Tuesday, August 05, 2014

Gaslight Anthem go off the rails and Get Hurt

July 27, 2014

Ready to rock: Brian Fallon, second from left, and the band.
Ready to rock: Brian Fallon, second from left, and the band.

To some, Brian Fallon - the centre but certainly not the whole of Gaslight Anthem - is a New Jersey bloke who looks like he probably works construction and sees bands on a Friday night, so there’s something on while he downs another beer.

That he writes intensely passionate songs and sings them with even more intensity, in a band that has the push of the Clash and the earthiness of the Replacements, is one thing that surprises people. Another surprise for those folks is just how good Gaslight Anthem – Fallon, Alex Rosamilia, Alex Levine and Benny Horowitz – are.

A band with soul and power and yet a good portion of subtlety, lyrically and musically, they announced themselves in 2008 with the Springsteen-meets-Clash force of their second album, The 59 Sound. Then two albums later, with 2012’s Handwritten (which took some of its cues from another iconic band, Tom Petty and the Heartbreakers), they finally forced their way into the mainstream while still sounding like they could play that Friday night bar.

This would be the point, then, when commercial sense would have you work that furrow a bit longer, extend the “Gaslight brand” with a repeat dose of Handwritten. But after two years (and one excellent solo project for Fallon), the coming album is striking out into new territory. Not wholly new, not abandoning everything, but expanding the palette with more grooves, more riffs, different instruments and a sense of adventure.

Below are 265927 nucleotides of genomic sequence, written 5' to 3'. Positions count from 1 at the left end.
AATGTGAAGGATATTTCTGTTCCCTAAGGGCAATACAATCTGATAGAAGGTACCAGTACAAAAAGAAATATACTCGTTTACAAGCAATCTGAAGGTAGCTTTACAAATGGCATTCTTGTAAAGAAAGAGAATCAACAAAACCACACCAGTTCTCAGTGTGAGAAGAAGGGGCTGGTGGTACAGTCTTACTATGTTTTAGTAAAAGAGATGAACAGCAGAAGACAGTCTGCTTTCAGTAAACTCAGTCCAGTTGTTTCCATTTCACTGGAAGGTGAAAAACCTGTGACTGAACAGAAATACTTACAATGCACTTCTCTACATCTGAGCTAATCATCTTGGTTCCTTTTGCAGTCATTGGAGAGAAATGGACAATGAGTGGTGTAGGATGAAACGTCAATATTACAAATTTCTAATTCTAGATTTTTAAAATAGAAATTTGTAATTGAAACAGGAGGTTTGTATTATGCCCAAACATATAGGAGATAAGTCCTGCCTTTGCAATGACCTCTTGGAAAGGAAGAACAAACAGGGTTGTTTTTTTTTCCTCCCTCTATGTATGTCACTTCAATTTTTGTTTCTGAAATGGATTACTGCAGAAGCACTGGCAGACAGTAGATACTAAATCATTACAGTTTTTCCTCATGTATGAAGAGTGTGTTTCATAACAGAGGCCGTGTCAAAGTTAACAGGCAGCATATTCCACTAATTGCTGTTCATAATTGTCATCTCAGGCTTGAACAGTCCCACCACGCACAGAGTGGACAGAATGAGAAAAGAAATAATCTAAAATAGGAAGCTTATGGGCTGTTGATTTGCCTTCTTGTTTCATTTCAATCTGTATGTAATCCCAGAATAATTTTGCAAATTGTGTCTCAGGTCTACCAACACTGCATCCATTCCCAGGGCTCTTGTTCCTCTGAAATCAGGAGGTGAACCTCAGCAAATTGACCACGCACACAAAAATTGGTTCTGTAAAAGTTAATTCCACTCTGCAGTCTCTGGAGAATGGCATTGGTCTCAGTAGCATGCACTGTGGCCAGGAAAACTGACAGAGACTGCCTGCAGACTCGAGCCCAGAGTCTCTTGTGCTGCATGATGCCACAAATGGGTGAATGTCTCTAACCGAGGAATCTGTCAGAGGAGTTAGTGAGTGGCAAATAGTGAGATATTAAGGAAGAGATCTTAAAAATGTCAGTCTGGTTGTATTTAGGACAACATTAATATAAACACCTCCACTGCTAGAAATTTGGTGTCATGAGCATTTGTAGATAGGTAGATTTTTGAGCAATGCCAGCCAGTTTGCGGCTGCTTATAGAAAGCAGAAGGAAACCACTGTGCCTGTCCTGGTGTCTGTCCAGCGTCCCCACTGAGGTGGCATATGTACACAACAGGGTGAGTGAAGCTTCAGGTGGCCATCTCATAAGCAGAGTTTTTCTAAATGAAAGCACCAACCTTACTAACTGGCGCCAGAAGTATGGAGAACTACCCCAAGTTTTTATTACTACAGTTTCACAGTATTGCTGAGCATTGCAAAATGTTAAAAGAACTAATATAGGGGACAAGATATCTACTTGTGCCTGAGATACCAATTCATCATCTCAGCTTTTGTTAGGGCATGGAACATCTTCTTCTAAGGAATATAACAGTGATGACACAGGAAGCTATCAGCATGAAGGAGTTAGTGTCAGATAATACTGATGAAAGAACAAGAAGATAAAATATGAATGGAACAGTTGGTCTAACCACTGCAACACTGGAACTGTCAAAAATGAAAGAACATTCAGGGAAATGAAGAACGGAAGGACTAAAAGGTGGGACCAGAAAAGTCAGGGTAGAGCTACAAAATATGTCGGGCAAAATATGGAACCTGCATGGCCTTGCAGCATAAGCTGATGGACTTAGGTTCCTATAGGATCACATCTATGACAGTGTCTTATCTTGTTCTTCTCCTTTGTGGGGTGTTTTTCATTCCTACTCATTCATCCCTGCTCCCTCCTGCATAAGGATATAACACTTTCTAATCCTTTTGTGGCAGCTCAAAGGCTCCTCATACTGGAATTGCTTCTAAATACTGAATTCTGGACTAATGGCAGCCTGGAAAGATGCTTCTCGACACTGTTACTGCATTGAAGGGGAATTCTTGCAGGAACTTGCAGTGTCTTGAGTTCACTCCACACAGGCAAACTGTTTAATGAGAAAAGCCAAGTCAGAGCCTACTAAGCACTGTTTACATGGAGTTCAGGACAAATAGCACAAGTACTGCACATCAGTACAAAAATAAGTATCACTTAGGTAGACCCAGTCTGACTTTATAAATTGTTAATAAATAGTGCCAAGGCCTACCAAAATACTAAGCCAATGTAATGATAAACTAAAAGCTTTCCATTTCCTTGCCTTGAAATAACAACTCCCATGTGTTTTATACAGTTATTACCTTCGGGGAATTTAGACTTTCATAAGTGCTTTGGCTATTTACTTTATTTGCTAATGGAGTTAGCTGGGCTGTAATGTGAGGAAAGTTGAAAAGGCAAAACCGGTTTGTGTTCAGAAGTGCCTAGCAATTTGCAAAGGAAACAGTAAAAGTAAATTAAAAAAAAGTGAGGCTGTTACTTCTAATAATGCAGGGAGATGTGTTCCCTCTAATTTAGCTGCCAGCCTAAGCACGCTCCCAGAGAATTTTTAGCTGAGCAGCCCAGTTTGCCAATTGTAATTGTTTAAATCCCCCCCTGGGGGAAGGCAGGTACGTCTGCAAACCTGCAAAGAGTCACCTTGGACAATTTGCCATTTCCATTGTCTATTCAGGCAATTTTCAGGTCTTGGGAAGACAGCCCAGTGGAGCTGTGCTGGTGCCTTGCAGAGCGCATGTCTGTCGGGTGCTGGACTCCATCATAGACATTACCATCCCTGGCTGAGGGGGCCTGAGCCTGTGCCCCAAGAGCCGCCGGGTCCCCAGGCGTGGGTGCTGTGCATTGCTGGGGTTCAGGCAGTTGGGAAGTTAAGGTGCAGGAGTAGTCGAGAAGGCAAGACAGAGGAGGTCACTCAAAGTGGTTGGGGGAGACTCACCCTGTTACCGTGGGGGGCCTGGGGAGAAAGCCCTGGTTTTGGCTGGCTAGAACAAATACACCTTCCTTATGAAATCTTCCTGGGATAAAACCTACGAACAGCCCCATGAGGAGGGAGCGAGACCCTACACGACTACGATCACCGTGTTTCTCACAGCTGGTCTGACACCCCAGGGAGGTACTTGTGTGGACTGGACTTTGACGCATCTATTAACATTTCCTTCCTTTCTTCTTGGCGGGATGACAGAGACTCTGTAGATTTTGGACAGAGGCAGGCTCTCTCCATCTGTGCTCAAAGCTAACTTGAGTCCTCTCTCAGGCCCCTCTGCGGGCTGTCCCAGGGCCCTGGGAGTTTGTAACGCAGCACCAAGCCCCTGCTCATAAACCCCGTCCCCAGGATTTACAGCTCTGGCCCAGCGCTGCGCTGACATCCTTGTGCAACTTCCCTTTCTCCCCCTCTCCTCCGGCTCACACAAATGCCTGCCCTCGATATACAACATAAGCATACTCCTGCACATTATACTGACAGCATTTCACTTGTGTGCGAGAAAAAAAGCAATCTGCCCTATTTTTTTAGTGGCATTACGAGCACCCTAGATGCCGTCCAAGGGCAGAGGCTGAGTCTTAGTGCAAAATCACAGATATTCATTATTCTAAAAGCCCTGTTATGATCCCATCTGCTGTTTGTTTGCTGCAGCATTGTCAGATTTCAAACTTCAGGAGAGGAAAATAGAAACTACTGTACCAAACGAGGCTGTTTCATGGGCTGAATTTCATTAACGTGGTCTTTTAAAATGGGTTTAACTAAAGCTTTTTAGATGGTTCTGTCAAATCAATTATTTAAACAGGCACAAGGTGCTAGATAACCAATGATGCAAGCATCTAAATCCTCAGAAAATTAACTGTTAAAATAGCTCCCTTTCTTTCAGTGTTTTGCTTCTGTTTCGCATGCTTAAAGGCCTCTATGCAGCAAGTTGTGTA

"We didn't want to lose ourselves when we changed," Fallon says. "A lot of bands say: we hate our old records or that's not us any more blah blah blah. I don't feel that way at all. I feel very passionate about all those records that we've done."
The “but” unspoken in that answer, comes in something he told Fairfax Media 18 months ago: "I think if you don't go out and challenge yourself, put yourself in awkward situations, you can forget really easily and ... you kind of check out and become Eric Clapton in the white suit.”

This new album is probably exactly what happens when they say that to themselves.

"A lot of people ask us: you had a lot of success on your last record, why would you change it now? And I was like: I don't think there's anything else to do,” he says. “Unless you're the Ramones and you invented a style, completely unique to yourselves, then you can’t not change forever.”

And the reason, at least in part, is who has come before them. “We are the Tom Petty and the Bruce Springsteen and the Bob Dylan kids, and also the Clash and the Replacements kids,” Fallon says. “When you look at those bands, they have always changed and we are the product of that environment. We had the sense that maybe now is the time because we had gotten to a place where we were comfortable and being comfortable is really a killer, like a shark in the water.”

They’ve avoided the shark with a surprising injection of the kind of swaggering riffs some classic rock bands would have enjoyed having and some classic punk bands would have enjoyed mocking.

"Some of it’s like [Led] Zeppelin, you know," he chuckles. "I'd never really listened to that kind of music before and I started to pick up other records like that and I noticed a lot of my favourite songs had riffs in them, even Nirvana. I was like, ‘we don't have any riffs, we need riffs’, so I was trying to write riffs inside of [what are] essentially folk songs.”

He pauses and then, with a big laugh, adds a final note for those who pigeonhole him or his band. “I would have probably used an orchestra if I didn't feel it was going too far. The next record I probably won't be so afraid to use it."

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